Winning 3rd place at MLOPS LLM Hackathon: Question & Answer for MLOps System

Table of Contents

This post describes the experience of team RedisCovering LLMs, as we developed a Question & Answer system specialized on MLOps community slack discussions, armed with GPT-3.5 for precise answers and verifiable references to slack threads, guarding against misinformation.

1. Introduction

Last weekend, I had the opportunity to participate in a 12-hour hackathon organized by the San Francisco Bay Area MLOps Community. It was my third hackathon experience, and the first one I attended through the MLOps Community. The hackathon took place at a modern office lounge in San Francisco and started at 9:00 AM on Saturday, June 3rd. We were all competing for prizes of up to $1500. (Only first place in each track was awarded prize money 😭)

During the hackathon, I created a team called RedisCovering LLMs, consisting of myself, Rohan Potdar, Atif Tahir, and Oliver Carmont. Each team member played an important role in our project related to answering MLOps and other ML/DS/AI questions that community members may have.

Objective of LLM Hackathon

Our objective was to build a system using Redis, Relevance AI, and Open AI embeddings. We were given a starter kit that included sample code for connecting to the Redis vector database and using Open AI embeddings, as well as code samples for connecting Redis and Relevance AI through their APIs. There were two tracks in the hackathon:

  1. Building a question-answer system using Slack conversations as a knowledge base
  2. Generating community insights using the same dataset

We chose to build an LLM-powered application to answer MLOps questions for community members 😊


Alt text

Team Contributions


The work that I primarily contributed to was the LLM pipeline for Question and Answers. This consisted of using a Redis index, essentially a data structure containing the MLOps Slack corpus, represented as a set of geometric vector embeddings, in order to associate two sentences as being semantically the same.

 search_step = RedisSearch(

The way I like to think of this data structure, is that it is similar to a B-Tree, except the partitioning is done by segregating disjoint subspaces within the embedding vector space. The reason for this, is that this embedding data is represented in the program’s memory (i.e. Redis internally), so it helps to have spatial locality. A little bit of math goes a long way!

In other words, you’re often doing comparisons of embeddings that are geometrically close to one another, so why not have them nearby to one-another. See my post about Vector Spaces here to help paint this picture a bit more clear. Anyways, Walmart has a pretty juicy blog post about this, where they describe an internal library they created for vector search, if you would like more details.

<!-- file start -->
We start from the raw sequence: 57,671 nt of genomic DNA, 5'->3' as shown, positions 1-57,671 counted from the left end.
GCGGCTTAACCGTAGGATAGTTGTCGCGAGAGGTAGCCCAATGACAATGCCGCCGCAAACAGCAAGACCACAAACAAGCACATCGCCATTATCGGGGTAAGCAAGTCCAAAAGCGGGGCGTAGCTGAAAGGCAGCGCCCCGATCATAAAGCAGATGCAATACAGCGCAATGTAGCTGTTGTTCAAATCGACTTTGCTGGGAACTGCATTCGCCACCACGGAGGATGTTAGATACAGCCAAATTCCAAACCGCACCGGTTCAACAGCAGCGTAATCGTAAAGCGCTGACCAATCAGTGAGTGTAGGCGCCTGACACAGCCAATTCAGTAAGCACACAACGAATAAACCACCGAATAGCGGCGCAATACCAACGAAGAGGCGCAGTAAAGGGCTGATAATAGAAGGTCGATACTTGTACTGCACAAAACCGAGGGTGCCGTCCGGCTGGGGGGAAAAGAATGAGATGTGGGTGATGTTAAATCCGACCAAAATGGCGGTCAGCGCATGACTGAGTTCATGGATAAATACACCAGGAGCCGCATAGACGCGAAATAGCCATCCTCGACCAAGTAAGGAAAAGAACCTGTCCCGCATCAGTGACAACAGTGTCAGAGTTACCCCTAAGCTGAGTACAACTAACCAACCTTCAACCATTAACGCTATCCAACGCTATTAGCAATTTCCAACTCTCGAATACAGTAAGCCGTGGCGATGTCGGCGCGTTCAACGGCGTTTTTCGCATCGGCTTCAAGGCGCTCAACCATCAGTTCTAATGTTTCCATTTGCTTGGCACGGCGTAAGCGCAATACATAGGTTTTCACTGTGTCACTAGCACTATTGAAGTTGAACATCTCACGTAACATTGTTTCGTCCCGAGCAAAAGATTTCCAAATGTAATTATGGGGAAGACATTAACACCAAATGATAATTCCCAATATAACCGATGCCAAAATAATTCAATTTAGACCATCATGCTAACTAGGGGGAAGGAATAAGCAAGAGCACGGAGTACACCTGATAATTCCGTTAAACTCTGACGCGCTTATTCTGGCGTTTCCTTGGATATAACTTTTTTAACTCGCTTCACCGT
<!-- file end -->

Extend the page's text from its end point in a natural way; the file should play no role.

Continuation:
Creating Citations

We didn’t do anything too special with the prompting, a lot of it was handled by the Relavence AI and OpenAI API’s. It’s cool how you can inject any text into a prompt, and the LLM uses that as a conditioned context in order to make a prediction of what comes next!

 llm_qa = PromptCompletion(
     prompt="Context:{{steps.redis_search.output.results[*].message}}\nBased on the above context answer the question.Question:{{params.question}}\nAnswer:",

The cool thing about doing the vector search, is that under the hood it performs Approximate K-Nearest neighbors to compute how close vector embeddings are to one another. Since a user queries a question, we know that all the outputs of this vector search basically amount to citations. The reason this is important, is because Large Language Models are not deterministic and often hallucinate answers. So, it was critical for us to know that users were provided with meaningful context on why an answer was generated in the way it was.

 res ={"question": input.question}, full_response=True)

 summary_response = res["output"]["answer"]

 citations: dict[str, str] = [
     {"id": v["id"], "message": v["message"]}
     for v in res["state"]["steps"]["redis_search"]["output"]["results"]


Take a look at a spreadsheet we submitted, containing question and answer outputs.

Screen Capture
Function Graphed

Figure 2: Querying ‘What is MLOPS’ to ChatBot.

Video Demo


Overall, the hackathon was a fantastic experience, and I’m grateful for the opportunity to work with such a talented team. Thank you to our judges Chip Huyen, Daniel Svonava, Sam Partee, and Jacky Koh. One of the judges, I can’t say which, told me it was so difficult choosing a winner in our track. With that said, I’m proud we were even selected to present in front of the esteemed judges, let alone going home with 3rd place. It was a great way to contribute to the MLOps community and explore new ideas and technologies. I look forward to future hackathons and continuing to build upon the success of this project!